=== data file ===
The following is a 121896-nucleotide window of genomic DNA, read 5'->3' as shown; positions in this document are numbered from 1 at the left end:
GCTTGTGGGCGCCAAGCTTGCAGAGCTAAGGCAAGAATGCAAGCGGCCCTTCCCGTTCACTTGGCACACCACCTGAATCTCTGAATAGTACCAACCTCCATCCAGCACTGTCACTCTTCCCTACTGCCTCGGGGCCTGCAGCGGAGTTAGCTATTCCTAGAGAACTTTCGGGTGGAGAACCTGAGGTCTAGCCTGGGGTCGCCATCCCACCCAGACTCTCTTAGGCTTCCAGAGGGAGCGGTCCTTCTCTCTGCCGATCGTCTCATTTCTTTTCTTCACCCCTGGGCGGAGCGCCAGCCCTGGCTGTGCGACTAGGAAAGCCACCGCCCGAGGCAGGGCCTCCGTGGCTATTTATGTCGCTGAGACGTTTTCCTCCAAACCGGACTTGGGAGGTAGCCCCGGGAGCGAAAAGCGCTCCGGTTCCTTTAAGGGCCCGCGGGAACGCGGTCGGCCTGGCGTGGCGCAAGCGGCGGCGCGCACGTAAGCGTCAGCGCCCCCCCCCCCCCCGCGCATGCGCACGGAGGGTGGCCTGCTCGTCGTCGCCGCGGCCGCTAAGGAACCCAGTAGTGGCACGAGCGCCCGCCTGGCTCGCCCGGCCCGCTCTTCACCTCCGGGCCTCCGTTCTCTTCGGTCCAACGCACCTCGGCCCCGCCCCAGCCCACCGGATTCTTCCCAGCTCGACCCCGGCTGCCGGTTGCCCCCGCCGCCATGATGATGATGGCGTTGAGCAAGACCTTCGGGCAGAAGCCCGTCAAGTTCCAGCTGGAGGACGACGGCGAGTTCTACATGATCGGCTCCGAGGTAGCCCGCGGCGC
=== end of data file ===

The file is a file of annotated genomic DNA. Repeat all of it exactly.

The following is a 121896-nucleotide window of genomic DNA, read 5'->3' as shown; positions in this document are numbered from 1 at the left end:
GCTTGTGGGCGCCAAGCTTGCAGAGCTAAGGCAAGAATGCAAGCGGCCCTTCCCGTTCACTTGGCACACCACCTGAATCTCTGAATAGTACCAACCTCCATCCAGCACTGTCACTCTTCCCTACTGCCTCGGGGCCTGCAGCGGAGTTAGCTATTCCTAGAGAACTTTCGGGTGGAGAACCTGAGGTCTAGCCTGGGGTCGCCATCCCACCCAGACTCTCTTAGGCTTCCAGAGGGAGCGGTCCTTCTCTCTGCCGATCGTCTCATTTCTTTTCTTCACCCCTGGGCGGAGCGCCAGCCCTGGCTGTGCGACTAGGAAAGCCACCGCCCGAGGCAGGGCCTCCGTGGCTATTTATGTCGCTGAGACGTTTTCCTCCAAACCGGACTTGGGAGGTAGCCCCGGGAGCGAAAAGCGCTCCGGTTCCTTTAAGGGCCCGCGGGAACGCGGTCGGCCTGGCGTGGCGCAAGCGGCGGCGCGCACGTAAGCGTCAGCGCCCCCCCCCCCCCCGCGCATGCGCACGGAGGGTGGCCTGCTCGTCGTCGCCGCGGCCGCTAAGGAACCCAGTAGTGGCACGAGCGCCCGCCTGGCTCGCCCGGCCCGCTCTTCACCTCCGGGCCTCCGTTCTCTTCGGTCCAACGCACCTCGGCCCCGCCCCAGCCCACCGGATTCTTCCCAGCTCGACCCCGGCTGCCGGTTGCCCCCGCCGCCATGATGATGATGGCGTTGAGCAAGACCTTCGGGCAGAAGCCCGTCAAGTTCCAGCTGGAGGACGACGGCGAGTTCTACATGATCGGCTCCGAGGTAGCCCGCGGCGC